University of Maryland Extension

Care of Amaryllis (a.k.a Hippeastrum) Plants

This beautiful plant is an all time favorite holiday season plant that can be encouraged to bloom at other times of the year too. The bloom is a spectacular flower six inches across with two to four blossoms produced on tall sturdy stems. Each flower can last two weeks, sometimes longer. Bloom colors can range from red, yellow, pink and white. There are many hybrids bred for larger more colorful blossoms. The amaryllis commonly sold is correctly called Hippeastrum.  But the plant is most often referred to by its common name which is amaryllis. Hippeastrum is native to South America.  They can grow to about 24 inches tall and when properly cared for may live for several years.

Getting Started from Bulbs and Care Through Flowering:

  • Amaryllis (Hippeastrums) are usually sold as bulbs that have already gone through a dormancy period (a rest period) and are ready to grow. Sometimes they come in a gift box kit complete with peat moss and a pot. They can also be bought when plants are in bud or full bloom.
  • Plant bulbs in containers that drain well and are about an inch larger than the diameter of the widest part of the bulb. They bloom better when slightly potbound. Use soilless potting mixture for houseplants and pack the potting media around the bulb.
  •  Plant bulbs pointy-side up and allow about 1/3rd of the bulb to be exposed above the soil.

 Light:

  •  After planting the bulb place in a sunny window. They need bright light (some direct light), during their active growth period. Rotate the plant slightly each time you water so that the stalk grows straight. Typical room temperatures are needed for growth.
  • Spindly floppy leaves are an indication that the light is insufficient. This will weaken the bulb and reduce or stop its ability to bloom the following year.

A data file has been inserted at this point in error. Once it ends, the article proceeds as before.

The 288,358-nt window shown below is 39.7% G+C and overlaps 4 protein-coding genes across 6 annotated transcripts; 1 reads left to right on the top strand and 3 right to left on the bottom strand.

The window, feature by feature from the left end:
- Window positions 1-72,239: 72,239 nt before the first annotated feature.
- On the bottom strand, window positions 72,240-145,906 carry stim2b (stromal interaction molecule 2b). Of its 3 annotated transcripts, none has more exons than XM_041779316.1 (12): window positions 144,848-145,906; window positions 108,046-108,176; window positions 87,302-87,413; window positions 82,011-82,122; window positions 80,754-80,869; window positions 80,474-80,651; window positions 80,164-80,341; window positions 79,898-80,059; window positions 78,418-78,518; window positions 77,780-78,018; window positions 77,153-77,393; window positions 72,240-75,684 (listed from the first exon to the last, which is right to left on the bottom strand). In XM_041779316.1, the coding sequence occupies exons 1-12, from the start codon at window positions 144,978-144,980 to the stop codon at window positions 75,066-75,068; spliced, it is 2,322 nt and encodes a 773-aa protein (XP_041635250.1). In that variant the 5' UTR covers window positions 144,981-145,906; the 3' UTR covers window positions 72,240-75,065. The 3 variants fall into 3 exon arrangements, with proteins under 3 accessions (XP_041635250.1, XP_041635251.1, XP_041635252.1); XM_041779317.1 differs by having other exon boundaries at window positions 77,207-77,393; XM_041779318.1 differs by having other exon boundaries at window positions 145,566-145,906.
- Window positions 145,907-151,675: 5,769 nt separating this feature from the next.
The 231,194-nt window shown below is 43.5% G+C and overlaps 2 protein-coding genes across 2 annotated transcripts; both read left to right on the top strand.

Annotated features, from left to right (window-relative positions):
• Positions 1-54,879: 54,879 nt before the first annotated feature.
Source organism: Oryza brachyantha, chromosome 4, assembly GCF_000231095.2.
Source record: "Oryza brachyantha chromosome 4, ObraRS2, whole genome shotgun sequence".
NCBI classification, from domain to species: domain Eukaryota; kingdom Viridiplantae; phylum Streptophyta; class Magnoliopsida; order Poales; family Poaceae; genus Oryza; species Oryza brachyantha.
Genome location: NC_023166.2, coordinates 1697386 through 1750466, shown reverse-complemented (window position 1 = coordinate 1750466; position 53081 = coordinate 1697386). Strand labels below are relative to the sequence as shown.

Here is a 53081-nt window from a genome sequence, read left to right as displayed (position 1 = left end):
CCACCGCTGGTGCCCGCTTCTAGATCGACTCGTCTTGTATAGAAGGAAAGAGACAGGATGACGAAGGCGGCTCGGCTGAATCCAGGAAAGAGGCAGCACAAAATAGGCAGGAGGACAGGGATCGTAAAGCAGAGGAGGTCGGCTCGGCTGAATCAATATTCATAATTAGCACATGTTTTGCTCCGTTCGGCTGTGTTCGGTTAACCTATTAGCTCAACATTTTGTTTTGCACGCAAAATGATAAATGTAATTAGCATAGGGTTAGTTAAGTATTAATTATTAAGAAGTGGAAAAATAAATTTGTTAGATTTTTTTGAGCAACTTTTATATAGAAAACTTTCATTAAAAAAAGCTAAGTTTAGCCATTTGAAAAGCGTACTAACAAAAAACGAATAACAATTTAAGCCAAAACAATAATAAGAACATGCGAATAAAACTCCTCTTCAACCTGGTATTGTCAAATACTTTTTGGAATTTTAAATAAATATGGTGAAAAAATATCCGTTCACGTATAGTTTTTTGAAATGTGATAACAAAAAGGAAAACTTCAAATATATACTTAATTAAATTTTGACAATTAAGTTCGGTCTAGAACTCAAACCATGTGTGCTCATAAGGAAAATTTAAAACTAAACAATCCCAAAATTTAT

• Growing in bright sunlight is the single most important factor for repeat bloom year after year.
  • To prolong flowering, blooming plants should be moved out of bright sunlight and away from heat sources (temperatures over 65 degrees F will shorten the bloom period).

Water Requirements:

  • After planting the bulb begin to water sparingly to keep the potting mixture barely moist. When you see about 2-3 inches of growth increase watering to keep the soil moist, but not too wet. Flower stalks usually emerge first but it is not unusual for the leaves to do so. 
  • Allow the top 1/2 inch of the soil dry out between waterings.
  • When blooming water them regularly to keep the potting mixture moist. Water less after the flowers fade.
  • It is not necessary to fertilize them at this point in time.

Other Points:

  • Sometimes amaryllis flower stalks become top-heavy and require staking. Insert a support (be careful not to injure the bulb) and gently us a soft tie to secure the stalk to the support.
  • Cut back the flower stalks after blooms have faded but do not cut the foliage (they are needed to produce the energy the bulb needs to rebloom).
  • Plants can be moved outdoors (containers can be sunk in the ground, if desired) after the danger of frost has past. Slowly introduce them to a partial sun location. Bring them back indoors before the first frost in the fall.
  • After flowering is the time to fertilize them. Use a standard houseplant fertilizer as directed up until it is time to initiate dormancy (a period of time when a plant is not actively growing).
  • Healthy plants will have the ability to rebloom but many people discard amaryllis after they have finished blooming.

Initiating the Dormancy Period to Begin the Blooming Process

  •  As with any bulb (think of tulips and daffodils) there has to be a dormancy period for them to rebloom. To initiate dormancy so that your amaryllis blooms around the holidays you need to begin the process in late summer-early fall.
  • Move the plant to a cool (40-50 degrees F.), dry location such as a basement. Light is not important at this time. Withhold water and wait for the leaves to yellow and wither away.
  • Let the bulb rest for about 6-8 weeks. You should see signs of regrowth by this time and is a signal to start the growing process again.

Propagation:

A healthy vigorously growing bulb will produce young bulbs around the base (where the roots originate from the bulb). These can be detached and planted (as explained above) to grow into new plants. They will require a few years to reach minimum flowering size of 3-4 inches.

Author: Ray Bosmans, Professor Emeritus, University of Maryland Extension
Revised: Debra Ricigliano, February 2016

 

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